1Department of Anthropology, Hunter College of CUNY, 2New York Consortium in Evolutionary Primatology, 3Institute of Natural Sciences, Massey University
Saturday 8:30-8:45, Galleria South
Almost every primate accidentally or intentionally eats insects. The portions of insects in primate diets varies from large to small; a major portion of the diets of smaller primates (<1 kg) are insects, while most folivorous primates do not deliberately incorporate insects in their diets to a large extent. Consumed insects provide substantial amounts of energy, protein, and minerals, depending on the type of insect consumed and its amount in the diet. Here, we review the nutritional contributions to insect diets by synthesizing all published data on the nutrients in insects consumed by primates, from aye-ayes (Daubentonia madagascarensis) to gorillas (Gorilla gorilla). We use a new framework of nutritional ecology, the right angled mixture triangle, to compare insects with other primate diet items, and human entomophagy. Our results suggest that in general social insects consumed by primates provide more energy per gram than solitary insects, which provide more protein. All types of insects typically provided more protein than leaves, and many provided more energy than fruits. In addition, insects provide a major source of sodium, which is typically limited in primate diets. Intraspecific variability was evident in that different insect stages provided differing amounts of nutrients. Our results highlight the importance of insects in primate diets and call for more investigations into the nutritional content of insects eaten by primates.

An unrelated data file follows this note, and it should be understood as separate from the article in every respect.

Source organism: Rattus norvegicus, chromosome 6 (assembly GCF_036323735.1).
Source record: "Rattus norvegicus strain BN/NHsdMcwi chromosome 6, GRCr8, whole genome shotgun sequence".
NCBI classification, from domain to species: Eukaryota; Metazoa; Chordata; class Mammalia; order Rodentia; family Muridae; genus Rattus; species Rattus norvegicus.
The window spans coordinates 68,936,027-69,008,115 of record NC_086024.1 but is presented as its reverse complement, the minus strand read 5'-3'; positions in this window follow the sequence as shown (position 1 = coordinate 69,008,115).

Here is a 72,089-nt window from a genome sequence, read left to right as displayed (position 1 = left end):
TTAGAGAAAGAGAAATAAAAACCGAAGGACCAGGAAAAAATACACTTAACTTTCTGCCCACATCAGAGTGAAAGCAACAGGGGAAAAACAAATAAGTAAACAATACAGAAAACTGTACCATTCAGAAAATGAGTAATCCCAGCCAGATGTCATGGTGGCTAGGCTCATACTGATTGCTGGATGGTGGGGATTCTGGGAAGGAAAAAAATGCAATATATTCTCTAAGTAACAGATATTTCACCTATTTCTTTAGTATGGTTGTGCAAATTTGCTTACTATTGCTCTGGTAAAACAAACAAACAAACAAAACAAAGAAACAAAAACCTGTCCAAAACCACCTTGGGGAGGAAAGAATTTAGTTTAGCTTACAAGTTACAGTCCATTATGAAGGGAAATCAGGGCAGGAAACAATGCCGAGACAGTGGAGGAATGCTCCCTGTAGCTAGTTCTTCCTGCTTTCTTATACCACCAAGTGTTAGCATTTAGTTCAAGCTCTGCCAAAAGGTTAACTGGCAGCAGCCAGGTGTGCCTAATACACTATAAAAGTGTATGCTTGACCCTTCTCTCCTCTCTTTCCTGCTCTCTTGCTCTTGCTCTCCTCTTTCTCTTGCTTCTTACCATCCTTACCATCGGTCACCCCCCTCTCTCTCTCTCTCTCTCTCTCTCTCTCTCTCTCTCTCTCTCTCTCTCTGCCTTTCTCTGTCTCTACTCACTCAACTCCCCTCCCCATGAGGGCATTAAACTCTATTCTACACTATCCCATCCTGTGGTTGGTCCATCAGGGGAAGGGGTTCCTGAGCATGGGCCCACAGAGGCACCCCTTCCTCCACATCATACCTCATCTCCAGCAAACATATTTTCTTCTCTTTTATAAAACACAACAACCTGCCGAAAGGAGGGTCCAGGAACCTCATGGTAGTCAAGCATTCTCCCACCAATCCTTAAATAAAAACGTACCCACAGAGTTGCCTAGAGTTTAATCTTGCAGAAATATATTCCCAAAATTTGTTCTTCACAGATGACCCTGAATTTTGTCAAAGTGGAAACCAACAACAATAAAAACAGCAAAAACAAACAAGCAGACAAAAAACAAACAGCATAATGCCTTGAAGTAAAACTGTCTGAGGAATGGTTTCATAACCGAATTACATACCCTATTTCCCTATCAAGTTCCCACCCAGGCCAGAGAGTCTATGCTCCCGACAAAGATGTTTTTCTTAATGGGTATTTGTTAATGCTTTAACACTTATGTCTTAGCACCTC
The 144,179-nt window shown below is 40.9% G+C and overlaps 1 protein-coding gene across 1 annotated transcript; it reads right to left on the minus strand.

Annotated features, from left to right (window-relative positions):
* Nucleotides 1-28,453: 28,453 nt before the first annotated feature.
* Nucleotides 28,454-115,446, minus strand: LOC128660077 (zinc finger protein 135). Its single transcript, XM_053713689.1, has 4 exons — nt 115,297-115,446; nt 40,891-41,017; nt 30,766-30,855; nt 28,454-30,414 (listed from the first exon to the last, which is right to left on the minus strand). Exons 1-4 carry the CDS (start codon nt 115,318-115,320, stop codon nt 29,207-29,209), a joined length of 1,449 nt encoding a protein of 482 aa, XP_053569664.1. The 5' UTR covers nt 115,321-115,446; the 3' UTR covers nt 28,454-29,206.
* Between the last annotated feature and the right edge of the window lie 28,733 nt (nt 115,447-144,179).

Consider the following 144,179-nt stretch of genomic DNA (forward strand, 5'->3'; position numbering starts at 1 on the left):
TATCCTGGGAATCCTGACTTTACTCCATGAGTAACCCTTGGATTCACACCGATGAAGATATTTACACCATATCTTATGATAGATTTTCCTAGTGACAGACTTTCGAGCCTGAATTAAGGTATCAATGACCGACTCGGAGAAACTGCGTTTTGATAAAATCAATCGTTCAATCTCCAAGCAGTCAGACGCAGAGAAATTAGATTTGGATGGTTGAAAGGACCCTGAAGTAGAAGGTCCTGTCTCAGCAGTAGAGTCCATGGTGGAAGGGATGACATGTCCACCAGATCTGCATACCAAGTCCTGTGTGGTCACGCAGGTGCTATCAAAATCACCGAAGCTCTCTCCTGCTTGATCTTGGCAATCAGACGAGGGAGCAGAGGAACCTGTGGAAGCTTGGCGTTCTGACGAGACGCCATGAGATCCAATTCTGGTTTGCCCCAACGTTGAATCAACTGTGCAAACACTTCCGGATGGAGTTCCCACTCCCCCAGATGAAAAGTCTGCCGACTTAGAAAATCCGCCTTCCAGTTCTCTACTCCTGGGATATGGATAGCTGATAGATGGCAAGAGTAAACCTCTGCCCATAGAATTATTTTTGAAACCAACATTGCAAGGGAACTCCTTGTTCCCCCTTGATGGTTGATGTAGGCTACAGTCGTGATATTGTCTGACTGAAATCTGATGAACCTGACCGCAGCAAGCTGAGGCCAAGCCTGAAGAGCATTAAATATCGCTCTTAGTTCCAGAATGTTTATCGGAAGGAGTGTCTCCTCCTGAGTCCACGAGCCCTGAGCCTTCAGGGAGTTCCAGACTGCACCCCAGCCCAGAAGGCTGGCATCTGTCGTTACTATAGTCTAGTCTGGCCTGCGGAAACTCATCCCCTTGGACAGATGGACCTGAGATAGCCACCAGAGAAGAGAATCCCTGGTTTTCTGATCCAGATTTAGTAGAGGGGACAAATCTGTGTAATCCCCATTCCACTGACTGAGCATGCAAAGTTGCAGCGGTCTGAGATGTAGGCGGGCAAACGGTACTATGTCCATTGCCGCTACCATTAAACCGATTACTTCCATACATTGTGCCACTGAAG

This research was funded in part by NSF #0922709